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Rhapsody for Two
George GERSHWIN (1898-1937)

Rhapsody in Blue (arr. Dokshizer)
Zdenĕk FIBICH (1850-1900)

César CUI (1835-1918)

Leonard BERNSTEIN (1918-1990)

Rondo for Lifey
Maurice RAVEL (1875-1937)

Pavane pour une Infante défunte
Piotr Ilitch TCHAIKOVSKY (1840-1893)

Danse Napolitaine
Valse sentimentale
Antonin DVOŘÁK (1841-1904)

Slavonic Dance Op. 10, No. 2 (arr. Dokshizer)
Abraham GEIFMANN (?)

Two Jewish Pieces - Melodie, Tanz
Franz SCHUBERT (1797-1828)

Alexander ARUTUNIAN (b. 1920)

Trumpet Concerto (Piano Reduction) - World Première Recording.
Andrea Michel, trumpet
Nicola Hollenbach, piano
Recording information not included.
No catalogue number [60.50]

This is a privately produced disc (to be made available through AMBITUS in Hamburg in future) highlighting the considerable talents of two young German musicians, trumpeter Andreas Michel and pianist Nicola Hollenbach. It features a combination of familiar pieces, often in unusual arrangements, with some less well known pieces, and at least one piece, or at least version, previously unrecorded - Armenian composer Artunian's celebrated Trumpet Concerto in its arrangement for trumpet and piano. The disc gets off to a good start with Dokshizer's arrangement of Rhapsody in Blue - a work so infectious it is difficult not to like in any incarnation and so it proves here. The chamber sound makes the jazz elements all the more apparent and I thoroughly enjoyed Michel's and Hollenbach's interpretation. The same applies to the Ravel Pavane where the arrangement brings out the soulful nature of the piece, I almost half expected to hear Miles Davis come in with Time After Time! However, the rest of the first half of the disc, while it is very well played, is just a little too salon orientated for this listener's tastes. The Fibich, Cui and Tchaikovsky pieces are well written and concise but ultimately come across as being rather superficial, even in Michel's full-blooded readings. The Bernstein piece is one of a series of vignettes he wrote for various brass instruments as tributes to pets of family and friends - brief and forgettable in this case. The Slavonic Dance has a bit more substance but still isn't entirely successful.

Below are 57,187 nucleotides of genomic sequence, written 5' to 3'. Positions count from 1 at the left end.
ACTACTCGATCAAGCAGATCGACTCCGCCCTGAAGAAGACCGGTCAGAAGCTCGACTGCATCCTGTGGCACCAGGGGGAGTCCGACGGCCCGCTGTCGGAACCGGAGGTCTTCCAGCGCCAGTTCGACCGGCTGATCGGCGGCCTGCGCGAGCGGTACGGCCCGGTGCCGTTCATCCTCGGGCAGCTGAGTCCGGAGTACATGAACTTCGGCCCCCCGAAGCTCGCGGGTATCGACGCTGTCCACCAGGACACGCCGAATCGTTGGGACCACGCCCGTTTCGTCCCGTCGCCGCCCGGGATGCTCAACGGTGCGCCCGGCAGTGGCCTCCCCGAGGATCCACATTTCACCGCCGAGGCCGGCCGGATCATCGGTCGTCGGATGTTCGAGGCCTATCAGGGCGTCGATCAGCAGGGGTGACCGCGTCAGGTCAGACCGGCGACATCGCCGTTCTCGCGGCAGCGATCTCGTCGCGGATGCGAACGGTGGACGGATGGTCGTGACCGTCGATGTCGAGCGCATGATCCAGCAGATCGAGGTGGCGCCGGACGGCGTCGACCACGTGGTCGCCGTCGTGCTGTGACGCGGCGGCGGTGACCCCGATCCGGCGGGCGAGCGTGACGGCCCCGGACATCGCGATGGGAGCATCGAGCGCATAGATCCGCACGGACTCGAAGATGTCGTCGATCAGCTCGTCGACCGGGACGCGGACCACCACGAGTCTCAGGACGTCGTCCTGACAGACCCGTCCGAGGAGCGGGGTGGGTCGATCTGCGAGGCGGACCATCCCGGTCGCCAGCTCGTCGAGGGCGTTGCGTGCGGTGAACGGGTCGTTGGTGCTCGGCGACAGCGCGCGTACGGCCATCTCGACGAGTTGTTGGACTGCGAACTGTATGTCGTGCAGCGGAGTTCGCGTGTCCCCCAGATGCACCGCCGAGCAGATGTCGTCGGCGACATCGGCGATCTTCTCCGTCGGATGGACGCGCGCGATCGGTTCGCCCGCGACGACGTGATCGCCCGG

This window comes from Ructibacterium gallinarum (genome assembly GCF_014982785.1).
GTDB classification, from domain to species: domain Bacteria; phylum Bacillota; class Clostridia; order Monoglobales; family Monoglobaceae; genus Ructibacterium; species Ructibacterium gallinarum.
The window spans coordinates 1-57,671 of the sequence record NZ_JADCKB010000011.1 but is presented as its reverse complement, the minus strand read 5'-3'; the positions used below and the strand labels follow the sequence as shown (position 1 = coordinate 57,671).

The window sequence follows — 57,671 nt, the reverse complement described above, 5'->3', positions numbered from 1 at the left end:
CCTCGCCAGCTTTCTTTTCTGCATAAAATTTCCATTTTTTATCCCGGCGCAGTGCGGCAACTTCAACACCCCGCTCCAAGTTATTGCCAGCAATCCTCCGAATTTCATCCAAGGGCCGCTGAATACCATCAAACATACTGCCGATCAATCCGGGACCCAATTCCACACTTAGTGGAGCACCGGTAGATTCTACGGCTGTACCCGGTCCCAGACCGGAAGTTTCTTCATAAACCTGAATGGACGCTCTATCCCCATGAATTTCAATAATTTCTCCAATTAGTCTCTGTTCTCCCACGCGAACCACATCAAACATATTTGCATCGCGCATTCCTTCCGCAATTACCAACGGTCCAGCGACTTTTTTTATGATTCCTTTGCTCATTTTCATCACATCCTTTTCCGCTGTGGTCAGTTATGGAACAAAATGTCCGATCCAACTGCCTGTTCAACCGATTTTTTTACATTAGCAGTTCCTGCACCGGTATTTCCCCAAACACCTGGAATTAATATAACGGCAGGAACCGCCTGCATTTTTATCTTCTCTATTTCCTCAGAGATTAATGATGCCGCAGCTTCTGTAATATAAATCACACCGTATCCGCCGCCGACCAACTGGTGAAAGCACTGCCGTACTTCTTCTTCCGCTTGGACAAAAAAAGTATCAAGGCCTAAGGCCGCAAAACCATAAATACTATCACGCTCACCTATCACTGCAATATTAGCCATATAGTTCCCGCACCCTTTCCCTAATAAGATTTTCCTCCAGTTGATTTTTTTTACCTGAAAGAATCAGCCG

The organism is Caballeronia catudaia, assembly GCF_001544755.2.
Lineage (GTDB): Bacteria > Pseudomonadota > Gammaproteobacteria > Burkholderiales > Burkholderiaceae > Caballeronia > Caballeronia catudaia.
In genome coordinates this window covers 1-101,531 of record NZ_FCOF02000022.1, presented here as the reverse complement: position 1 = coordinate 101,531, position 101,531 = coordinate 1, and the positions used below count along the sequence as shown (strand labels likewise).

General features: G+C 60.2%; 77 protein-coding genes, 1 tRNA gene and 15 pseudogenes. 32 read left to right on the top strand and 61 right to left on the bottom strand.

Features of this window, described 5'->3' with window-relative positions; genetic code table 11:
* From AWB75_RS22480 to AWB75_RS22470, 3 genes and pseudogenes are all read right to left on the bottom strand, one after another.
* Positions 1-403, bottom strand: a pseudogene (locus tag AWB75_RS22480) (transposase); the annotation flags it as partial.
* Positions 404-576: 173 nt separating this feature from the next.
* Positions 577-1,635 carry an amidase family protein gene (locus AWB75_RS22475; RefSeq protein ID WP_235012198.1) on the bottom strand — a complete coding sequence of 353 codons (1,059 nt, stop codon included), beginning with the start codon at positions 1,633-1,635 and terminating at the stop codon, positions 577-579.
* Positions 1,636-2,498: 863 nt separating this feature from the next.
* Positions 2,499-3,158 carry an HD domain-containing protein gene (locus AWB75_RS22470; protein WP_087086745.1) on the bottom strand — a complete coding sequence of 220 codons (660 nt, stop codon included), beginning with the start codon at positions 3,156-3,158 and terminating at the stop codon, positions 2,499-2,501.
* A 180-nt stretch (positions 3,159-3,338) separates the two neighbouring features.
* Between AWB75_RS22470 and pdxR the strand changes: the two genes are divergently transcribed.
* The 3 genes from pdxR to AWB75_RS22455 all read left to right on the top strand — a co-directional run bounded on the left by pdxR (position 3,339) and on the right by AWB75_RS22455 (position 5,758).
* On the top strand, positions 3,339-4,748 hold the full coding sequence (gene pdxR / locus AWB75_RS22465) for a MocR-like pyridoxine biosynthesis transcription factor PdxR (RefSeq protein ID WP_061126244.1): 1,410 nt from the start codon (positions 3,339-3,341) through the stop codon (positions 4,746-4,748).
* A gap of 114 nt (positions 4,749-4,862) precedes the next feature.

Things pick up, however, with the three short but authentic works by Abraham Geifmann; the Romanze is particularly haunting and ably demonstrates the narrow dividing line between the saccharine and the truly affecting. The bittersweet Jewish melodies work well with the instrumental combination and the trumpet smoulders nicely before bursting into musical flames in the aforementioned Arutunian. In between though we have the melancholic Schubert serenade - again not my cup of tea but very well done. The contrast between the concerto, albeit in reduced form, and most of the other music on this disc is stark. Listen to the Cui Oriental and then this real rather than kitsch exotica. It also gives Andreas Michel in particular the time and space to demonstrate his technique and feeling for the music rather better than in some of the shorter pieces. Whether playing the lyrical interludes or the more percussive climaxes, the duo mesh seamlessly to create a valid alternative or rather companion to the full orchestral version. Like the Gershwin, the Arutunian work adds meat to an otherwise lightweight programme and gives Rhapsody for Two the feel of a highly accomplished CD, although one which never really scales the heights of, say, John Wallace's classic but no longer available trumpet recital for EMI. I wouldn't want to listen every day but the Gershwin, Geifmann and Arutunian pieces are well worth a place in your collection.

Neil Horner

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